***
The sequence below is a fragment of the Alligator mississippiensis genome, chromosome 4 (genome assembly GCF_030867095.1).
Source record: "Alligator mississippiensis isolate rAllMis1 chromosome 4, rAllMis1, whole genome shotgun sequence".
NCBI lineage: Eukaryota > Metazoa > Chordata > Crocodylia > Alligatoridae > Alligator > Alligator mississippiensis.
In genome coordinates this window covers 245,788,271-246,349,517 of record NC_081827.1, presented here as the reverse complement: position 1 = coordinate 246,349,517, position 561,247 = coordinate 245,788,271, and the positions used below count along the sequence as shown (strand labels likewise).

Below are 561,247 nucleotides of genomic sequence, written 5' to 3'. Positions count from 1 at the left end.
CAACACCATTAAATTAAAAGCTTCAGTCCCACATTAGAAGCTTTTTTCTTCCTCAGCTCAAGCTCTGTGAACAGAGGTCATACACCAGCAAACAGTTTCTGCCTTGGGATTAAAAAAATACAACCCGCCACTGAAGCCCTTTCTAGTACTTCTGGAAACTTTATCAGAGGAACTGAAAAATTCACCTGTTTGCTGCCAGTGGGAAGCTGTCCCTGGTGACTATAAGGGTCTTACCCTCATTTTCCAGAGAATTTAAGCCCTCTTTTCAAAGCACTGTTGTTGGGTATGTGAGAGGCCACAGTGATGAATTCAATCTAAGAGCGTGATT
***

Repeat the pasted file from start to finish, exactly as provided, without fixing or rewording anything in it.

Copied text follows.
The sequence below is a fragment of the Alligator mississippiensis genome, chromosome 4 (genome assembly GCF_030867095.1).
Source record: "Alligator mississippiensis isolate rAllMis1 chromosome 4, rAllMis1, whole genome shotgun sequence".
NCBI lineage: Eukaryota > Metazoa > Chordata > Crocodylia > Alligatoridae > Alligator > Alligator mississippiensis.
In genome coordinates this window covers 245,788,271-246,349,517 of record NC_081827.1, presented here as the reverse complement: position 1 = coordinate 246,349,517, position 561,247 = coordinate 245,788,271, and the positions used below count along the sequence as shown (strand labels likewise).

Below are 561,247 nucleotides of genomic sequence, written 5' to 3'. Positions count from 1 at the left end.
CAACACCATTAAATTAAAAGCTTCAGTCCCACATTAGAAGCTTTTTTCTTCCTCAGCTCAAGCTCTGTGAACAGAGGTCATACACCAGCAAACAGTTTCTGCCTTGGGATTAAAAAAATACAACCCGCCACTGAAGCCCTTTCTAGTACTTCTGGAAACTTTATCAGAGGAACTGAAAAATTCACCTGTTTGCTGCCAGTGGGAAGCTGTCCCTGGTGACTATAAGGGTCTTACCCTCATTTTCCAGAGAATTTAAGCCCTCTTTTCAAAGCACTGTTGTTGGGTATGTGAGAGGCCACAGTGATGAATTCAATCTAAGAGCGTGATT